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The Foundations of Industrialism

Charles Comte, Charles Dunoyer and Liberal Thought in France


Robert Leroux

From its beginnings, the doctrine of industrialism has inspired writers of varying persuasions. Saint-Simon is often closely associated with it, however, he represents only the socialist variant of the doctrine. By contrast, the variant that relates to liberalism has been virtually overlooked. Jean-Baptiste Say, Benjamin Constant and Joseph Droz, for example, provided crucial elements that would eventually lead two friends, Charles Comte (1782–1837) and Charles Dunoyer (1786–1862), to define industrialism in a more complete manner that was in fact radically opposed in many aspects to the notions of Saint-Simon. This shows that the term «industrialism» has many meanings. Mechanization, the production of wealth, the age of trades and specialization, the notion that progress is unstoppable, the question of liberty and individualism – these are the main themes that we find in the writings of the liberal proponents of industrialism. For Charles Comte and Charles Dunoyer, industrialism was a kind of philosophy of history, the purpose of which was to identify the tortuous stages through which the idea of liberty had developed. In doing this, as Robert Leroux explains, they shared a conviction, or perhaps a concern, based on clear historical evidence, that liberty is a fragile thing, and that its victory will never be final.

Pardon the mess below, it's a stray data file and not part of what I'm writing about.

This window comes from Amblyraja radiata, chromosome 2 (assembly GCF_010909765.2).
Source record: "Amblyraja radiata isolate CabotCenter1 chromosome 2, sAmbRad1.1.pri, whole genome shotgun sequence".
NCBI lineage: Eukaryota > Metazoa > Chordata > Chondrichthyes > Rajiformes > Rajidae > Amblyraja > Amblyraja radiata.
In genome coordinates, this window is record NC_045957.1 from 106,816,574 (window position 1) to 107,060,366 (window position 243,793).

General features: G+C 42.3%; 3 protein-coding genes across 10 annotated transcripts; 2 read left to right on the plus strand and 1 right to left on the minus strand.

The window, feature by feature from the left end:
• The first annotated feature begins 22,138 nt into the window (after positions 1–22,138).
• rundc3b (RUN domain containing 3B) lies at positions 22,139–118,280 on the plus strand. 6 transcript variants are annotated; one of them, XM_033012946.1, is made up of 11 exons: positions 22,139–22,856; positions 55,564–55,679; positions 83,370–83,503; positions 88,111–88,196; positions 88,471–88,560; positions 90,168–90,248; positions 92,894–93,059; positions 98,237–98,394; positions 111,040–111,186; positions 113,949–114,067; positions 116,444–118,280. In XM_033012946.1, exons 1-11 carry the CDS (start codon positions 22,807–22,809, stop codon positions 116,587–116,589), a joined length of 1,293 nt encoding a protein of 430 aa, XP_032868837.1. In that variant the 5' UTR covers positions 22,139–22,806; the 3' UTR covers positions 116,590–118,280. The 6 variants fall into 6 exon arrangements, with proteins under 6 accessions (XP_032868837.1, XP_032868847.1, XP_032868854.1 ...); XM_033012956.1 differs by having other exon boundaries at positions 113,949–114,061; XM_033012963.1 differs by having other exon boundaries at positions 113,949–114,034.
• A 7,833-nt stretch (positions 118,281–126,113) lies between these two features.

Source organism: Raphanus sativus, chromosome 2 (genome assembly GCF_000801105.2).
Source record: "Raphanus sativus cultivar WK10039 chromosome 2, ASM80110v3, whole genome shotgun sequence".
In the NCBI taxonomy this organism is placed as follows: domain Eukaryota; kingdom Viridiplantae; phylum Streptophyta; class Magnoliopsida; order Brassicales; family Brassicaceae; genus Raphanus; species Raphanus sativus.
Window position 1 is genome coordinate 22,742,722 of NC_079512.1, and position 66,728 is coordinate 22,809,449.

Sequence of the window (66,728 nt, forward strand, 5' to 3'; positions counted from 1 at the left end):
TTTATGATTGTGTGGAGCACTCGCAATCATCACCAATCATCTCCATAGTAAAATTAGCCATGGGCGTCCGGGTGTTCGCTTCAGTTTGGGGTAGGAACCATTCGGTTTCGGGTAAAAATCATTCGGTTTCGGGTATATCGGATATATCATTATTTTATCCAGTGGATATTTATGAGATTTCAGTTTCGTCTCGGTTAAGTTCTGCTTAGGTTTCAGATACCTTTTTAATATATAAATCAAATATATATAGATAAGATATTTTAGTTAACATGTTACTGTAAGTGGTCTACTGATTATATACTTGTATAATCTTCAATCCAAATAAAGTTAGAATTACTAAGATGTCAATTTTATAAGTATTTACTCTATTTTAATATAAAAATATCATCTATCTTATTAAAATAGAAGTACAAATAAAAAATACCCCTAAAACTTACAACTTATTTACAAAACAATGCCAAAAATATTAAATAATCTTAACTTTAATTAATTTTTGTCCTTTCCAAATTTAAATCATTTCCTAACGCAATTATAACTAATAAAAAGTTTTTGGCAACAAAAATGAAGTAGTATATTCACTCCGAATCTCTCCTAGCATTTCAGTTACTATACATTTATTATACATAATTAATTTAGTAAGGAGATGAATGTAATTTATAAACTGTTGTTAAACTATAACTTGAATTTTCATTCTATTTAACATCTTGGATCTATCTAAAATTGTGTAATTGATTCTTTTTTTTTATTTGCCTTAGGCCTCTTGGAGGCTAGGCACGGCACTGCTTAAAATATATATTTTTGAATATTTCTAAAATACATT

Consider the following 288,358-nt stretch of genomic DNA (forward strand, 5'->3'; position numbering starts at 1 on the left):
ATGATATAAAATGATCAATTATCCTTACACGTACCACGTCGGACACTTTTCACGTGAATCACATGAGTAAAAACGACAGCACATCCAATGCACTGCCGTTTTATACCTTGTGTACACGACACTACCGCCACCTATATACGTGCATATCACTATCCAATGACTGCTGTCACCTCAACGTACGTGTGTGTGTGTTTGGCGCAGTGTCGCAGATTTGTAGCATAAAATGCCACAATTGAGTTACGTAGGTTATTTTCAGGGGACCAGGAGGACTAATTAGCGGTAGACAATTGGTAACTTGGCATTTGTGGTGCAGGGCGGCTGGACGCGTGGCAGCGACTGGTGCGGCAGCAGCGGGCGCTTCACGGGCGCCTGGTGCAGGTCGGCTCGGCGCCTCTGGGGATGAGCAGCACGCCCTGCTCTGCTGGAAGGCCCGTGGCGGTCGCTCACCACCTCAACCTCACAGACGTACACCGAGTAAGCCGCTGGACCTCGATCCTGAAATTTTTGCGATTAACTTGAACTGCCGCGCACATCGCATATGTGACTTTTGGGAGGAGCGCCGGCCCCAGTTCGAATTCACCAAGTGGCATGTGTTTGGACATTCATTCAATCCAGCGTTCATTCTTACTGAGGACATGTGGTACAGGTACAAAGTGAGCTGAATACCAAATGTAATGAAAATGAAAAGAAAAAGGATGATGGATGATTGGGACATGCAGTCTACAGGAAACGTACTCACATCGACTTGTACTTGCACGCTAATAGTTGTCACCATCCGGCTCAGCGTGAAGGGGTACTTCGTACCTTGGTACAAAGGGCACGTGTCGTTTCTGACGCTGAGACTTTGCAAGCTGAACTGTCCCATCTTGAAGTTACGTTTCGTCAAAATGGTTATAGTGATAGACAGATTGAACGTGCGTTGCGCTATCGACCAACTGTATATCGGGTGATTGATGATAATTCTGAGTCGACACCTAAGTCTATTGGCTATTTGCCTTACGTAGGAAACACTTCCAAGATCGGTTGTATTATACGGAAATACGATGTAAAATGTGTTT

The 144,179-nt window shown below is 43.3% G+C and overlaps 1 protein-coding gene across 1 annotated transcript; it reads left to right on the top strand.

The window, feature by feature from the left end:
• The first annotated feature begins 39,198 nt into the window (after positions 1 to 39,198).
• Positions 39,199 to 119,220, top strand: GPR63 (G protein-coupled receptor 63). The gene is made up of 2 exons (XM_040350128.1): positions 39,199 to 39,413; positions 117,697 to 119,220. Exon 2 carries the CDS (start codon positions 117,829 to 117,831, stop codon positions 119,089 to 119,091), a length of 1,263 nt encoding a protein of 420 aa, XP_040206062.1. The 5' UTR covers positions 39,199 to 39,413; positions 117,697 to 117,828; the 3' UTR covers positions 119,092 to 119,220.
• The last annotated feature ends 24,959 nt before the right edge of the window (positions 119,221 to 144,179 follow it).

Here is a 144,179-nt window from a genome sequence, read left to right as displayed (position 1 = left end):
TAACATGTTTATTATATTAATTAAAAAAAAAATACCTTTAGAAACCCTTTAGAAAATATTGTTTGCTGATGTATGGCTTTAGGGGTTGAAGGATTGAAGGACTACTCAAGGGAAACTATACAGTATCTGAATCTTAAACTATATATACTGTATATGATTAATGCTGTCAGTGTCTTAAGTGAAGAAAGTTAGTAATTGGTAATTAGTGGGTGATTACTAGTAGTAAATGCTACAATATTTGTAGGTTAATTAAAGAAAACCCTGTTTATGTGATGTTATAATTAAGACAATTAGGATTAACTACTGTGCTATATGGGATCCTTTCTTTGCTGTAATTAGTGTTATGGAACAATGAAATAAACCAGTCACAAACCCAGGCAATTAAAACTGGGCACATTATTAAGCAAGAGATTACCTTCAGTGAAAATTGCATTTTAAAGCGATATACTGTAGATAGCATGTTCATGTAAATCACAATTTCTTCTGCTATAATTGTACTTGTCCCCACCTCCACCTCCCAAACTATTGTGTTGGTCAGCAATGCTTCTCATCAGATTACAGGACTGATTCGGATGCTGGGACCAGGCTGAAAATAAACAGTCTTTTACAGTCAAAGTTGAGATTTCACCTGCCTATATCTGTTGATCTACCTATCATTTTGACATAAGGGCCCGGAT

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English-speaking readers—separated from the authors discussed here by as much as two centuries—may be uncomfortable with the term “industrialism”, and may wonder why it is used in place of “industrialization”. The distinction is perhaps subtle: in its generally accepted meaning, industrialization is a process that involves mass production and mechanization, while industrialism is a school of thought that concerns itself, from either a supportive or a critical viewpoint, with the moral and intellectual aspects of the industrialization process. Similarly, the term “industrialist” is more likely in this context to refer to the proponents of “industrialism” than to the actual owners and operators of industry, and “industry” itself is frequently used to denote the quality of “industriousness” or what we might call work ethic. “Moral” and “morality” are often used in the sense of “psychological” or “mental” processes, as in “sciences of the mind”, as opposed to physical phenomena. The reader might be struck by the similarities between the 18th notion of “commercial society” and the liberals’ idea of “industrial society”. Although they use different terms they both mean societies increasingly dominated by free markets and free exchange. It seems they are grasping the word to describe a similar kind of society they had in mind. ← xi | xii →

The reader may also find the term “political economy” a rather quaint alternative for a discipline that we now call simply “economics”. The term has been retained in this book because it more accurately renders the économie...

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